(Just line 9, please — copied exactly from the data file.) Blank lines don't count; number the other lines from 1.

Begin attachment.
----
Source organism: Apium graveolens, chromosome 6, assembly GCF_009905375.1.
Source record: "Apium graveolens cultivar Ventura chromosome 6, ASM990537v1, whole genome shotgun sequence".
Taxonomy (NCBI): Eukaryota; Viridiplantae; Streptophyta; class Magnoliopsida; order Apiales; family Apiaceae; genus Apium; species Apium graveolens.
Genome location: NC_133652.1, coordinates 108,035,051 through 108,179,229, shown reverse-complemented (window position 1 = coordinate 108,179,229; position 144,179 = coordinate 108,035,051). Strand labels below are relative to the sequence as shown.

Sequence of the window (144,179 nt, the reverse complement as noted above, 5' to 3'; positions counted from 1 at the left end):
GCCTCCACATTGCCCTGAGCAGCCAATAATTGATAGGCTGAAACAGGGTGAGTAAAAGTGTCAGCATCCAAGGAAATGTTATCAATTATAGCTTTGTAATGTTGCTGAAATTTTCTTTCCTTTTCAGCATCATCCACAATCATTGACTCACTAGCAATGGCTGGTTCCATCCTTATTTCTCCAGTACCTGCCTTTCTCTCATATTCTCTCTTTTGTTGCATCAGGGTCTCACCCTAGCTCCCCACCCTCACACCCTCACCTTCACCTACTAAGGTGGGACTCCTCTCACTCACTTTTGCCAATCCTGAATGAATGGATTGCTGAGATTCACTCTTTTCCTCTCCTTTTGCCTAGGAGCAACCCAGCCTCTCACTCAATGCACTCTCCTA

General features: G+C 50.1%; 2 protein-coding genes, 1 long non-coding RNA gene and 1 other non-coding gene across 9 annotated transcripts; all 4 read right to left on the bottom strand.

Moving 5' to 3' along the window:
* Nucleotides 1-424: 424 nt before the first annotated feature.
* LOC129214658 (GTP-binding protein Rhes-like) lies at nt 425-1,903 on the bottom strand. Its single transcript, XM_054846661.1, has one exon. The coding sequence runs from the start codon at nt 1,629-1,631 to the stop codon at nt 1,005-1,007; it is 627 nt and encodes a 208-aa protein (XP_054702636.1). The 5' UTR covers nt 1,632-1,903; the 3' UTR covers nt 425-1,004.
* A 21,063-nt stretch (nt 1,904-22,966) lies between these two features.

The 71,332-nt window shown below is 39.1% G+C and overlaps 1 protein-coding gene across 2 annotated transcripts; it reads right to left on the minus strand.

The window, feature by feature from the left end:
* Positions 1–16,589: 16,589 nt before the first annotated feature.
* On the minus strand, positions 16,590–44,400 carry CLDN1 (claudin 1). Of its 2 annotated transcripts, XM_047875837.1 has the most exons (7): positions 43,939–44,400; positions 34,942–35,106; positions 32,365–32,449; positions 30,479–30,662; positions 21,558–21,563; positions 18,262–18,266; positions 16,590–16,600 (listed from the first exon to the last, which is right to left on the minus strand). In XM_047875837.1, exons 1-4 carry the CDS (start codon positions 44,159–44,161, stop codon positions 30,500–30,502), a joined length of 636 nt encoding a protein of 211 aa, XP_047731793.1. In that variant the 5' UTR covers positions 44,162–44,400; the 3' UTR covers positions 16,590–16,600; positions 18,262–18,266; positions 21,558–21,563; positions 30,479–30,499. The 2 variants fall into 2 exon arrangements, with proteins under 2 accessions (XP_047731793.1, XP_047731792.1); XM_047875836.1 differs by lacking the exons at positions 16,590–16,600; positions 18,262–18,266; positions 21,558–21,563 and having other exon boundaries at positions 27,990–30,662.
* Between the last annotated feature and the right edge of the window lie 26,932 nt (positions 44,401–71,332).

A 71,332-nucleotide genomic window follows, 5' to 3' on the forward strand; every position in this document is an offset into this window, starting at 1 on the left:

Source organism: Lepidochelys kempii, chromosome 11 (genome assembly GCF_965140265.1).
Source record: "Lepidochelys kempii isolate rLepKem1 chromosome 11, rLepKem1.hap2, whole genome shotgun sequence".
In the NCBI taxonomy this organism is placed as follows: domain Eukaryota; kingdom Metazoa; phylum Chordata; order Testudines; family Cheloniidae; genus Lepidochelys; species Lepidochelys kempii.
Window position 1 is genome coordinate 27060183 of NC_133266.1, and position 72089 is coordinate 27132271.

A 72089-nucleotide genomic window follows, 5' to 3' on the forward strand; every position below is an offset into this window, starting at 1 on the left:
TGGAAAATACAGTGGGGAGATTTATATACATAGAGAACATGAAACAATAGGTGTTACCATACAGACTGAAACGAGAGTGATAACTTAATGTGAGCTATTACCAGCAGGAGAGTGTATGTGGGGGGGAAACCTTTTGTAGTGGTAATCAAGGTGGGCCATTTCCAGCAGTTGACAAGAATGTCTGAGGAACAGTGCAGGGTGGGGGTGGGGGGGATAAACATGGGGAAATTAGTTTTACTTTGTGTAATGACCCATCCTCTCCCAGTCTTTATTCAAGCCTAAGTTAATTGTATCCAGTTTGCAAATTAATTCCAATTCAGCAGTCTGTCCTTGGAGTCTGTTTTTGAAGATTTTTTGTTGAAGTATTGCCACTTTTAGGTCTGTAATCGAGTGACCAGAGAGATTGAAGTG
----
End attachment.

* Nucleotides 1-424: 424 nt before the first annotated feature.